Caring for the Caregiver

Yesterday, Susan Levin of talked about caring for loved ones as they approach death. Here are some of her tips about how to take care of yourself as well:

• Be conscious of caregiver burnout– Get help from family members (even older children and siblings) and hired caregivers. Oftentimes, it takes more than one person to maneuver another person.

• Keep a visitor on the premises for no longer than 10 minutes (it’s easier on both the patient and the caregiver).

• Consider the dying process a family affair, one that can and should involve older children.

• Educate yourself to know what to expect ahead of time.

• Realize that some comatose patients have the power to hear and respond.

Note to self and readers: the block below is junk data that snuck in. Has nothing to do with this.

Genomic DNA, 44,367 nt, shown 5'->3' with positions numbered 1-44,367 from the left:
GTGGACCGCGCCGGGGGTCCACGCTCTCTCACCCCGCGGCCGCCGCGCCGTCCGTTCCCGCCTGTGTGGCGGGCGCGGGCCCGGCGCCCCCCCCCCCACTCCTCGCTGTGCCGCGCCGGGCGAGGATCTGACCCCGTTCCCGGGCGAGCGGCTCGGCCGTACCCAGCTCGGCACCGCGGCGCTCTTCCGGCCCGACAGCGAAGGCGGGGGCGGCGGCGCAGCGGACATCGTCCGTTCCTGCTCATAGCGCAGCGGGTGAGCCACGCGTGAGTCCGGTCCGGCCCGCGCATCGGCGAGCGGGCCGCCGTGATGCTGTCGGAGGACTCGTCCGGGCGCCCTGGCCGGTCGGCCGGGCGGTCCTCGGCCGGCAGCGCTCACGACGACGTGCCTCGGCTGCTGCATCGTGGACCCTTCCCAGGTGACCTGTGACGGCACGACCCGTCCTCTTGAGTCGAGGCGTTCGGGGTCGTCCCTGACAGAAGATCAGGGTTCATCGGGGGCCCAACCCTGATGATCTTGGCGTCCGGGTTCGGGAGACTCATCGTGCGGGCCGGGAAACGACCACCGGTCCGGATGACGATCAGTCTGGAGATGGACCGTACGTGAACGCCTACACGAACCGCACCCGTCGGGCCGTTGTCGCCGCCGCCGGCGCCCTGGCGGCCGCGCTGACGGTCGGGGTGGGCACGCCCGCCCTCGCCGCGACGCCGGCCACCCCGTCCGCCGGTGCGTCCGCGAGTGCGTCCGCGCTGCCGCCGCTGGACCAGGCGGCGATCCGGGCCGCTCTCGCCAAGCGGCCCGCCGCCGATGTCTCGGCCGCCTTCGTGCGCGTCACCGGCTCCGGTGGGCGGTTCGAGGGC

• Call in the clergy for final rituals.

• Rituals are calming.

• Understand that the senses, such as hearing, may become more pronounced near death.

• Grant each grieving person some private time to commune in their own way with the departed.

As Susan says, “Helping someone die with dignity is gut-wrenching. But less so when you participate in the process together.”

Our thanks to Susan for her insights and helpful tips. You can visit her at for more information.

For some Nourishing Relationship tips for taking better care of yourself while you care for your aging parent, click on the title above. It will take you to and our article there, How to Shift from Daddy’s Girl to Dad’s Caregiver. The rest of this week, we will continue to give you Sandwiched Boomers some of our personal thoughts about communicating with your dying loved one in during the difficult process.

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